As we’ve just entered 2017, you might have a few New Year’s Resolutions.
For instance, some people may want to lose weight, focus on getting a promotion, or get Straight A’s in the upcoming semester.
While there is nothing inherently wrong with any of these things, I think that it’s important to ask why you want to set these particular goals for yourself. Do you want to lose weight to look better or do you want to lose weight to truly feel better? Do you want a promotion to make more money and be more highly regarded in your office or do you truly feel like you need to be fulfilled with more challenging work? Do you want Straight A’s because you’d like to see a 4.0 on your transcripts, or do you want to truly understand and master the material given to you in order to have a better grasp on what you study?
If you really feel like any of your resolutions could truly help you become a better you, then kudos to you.
I only have one New Year’s Resolution, and that is to treat myself better than I have in the past. The progressive term for this is “self-care.”
While I’m sure you’ve heard the term, you may want to know what self-care is, exactly.
Self-care can include almost anything that makes you feel good. For me, those things include hanging out with my grandma, dressing well, singing, exercising, burning candles, sleeping, eating ice cream, and not wearing a bra.
It seems weird that I’m making these things a goal, right? Shouldn’t goals be things with some definitive end point or plan?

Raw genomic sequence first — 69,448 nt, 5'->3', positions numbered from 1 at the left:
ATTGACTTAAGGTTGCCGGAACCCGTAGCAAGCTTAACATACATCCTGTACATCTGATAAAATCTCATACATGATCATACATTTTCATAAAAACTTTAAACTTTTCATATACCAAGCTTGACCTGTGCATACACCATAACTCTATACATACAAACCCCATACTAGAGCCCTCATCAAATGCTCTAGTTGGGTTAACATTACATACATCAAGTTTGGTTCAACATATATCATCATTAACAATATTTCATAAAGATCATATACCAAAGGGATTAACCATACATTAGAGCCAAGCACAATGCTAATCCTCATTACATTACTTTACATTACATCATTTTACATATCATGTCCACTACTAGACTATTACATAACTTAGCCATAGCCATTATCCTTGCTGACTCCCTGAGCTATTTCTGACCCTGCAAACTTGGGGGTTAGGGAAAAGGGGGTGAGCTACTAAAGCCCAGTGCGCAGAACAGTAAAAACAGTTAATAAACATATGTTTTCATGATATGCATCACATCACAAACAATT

For me, the answer is no.
I spent way too much time last year comparing myself to my peers, trying to “be the best,” and using every waking moment either to do schoolwork or something related to an extracurricular activity. By the end of the semester, it occurred to me that I’d isolated myself from almost all of my friends, was gaining and losing weight uncontrollably, and couldn’t sleep from all of the anxiety I had about my future. Fortunately, I listened to my body at the right time and was able to recover rather quickly from some of the self-destructive behavior I’d been engaging in.
The things I went through taught me that I have to not only take the time to do things I enjoy, but see them as a priority. If I have to put “self-care” on my to-do lists to make myself realize how imperative it is, then so be it.
The beauty of this is that by simply practicing self-care, you really will be the best version of yourself! When you have a full nights sleep, you can more easily retain information for the next day. When you exercise, your body releases endorphins, which reduce the perception of pain and trigger positive feelings. When you spend quality time with your family and friends, you will develop those quality relationships that will provide a support system whenever you need it.
I’m not telling you to abandon all of your professional or academic goals in order to spend every day on vacation, but I am telling you to make sure that you’re rewarding yourself for all the hard work that you do. This may seem difficult, especially if you are a college student, but I promise once you see the difference it can make, it’ll be worth it.
It’s all about balance.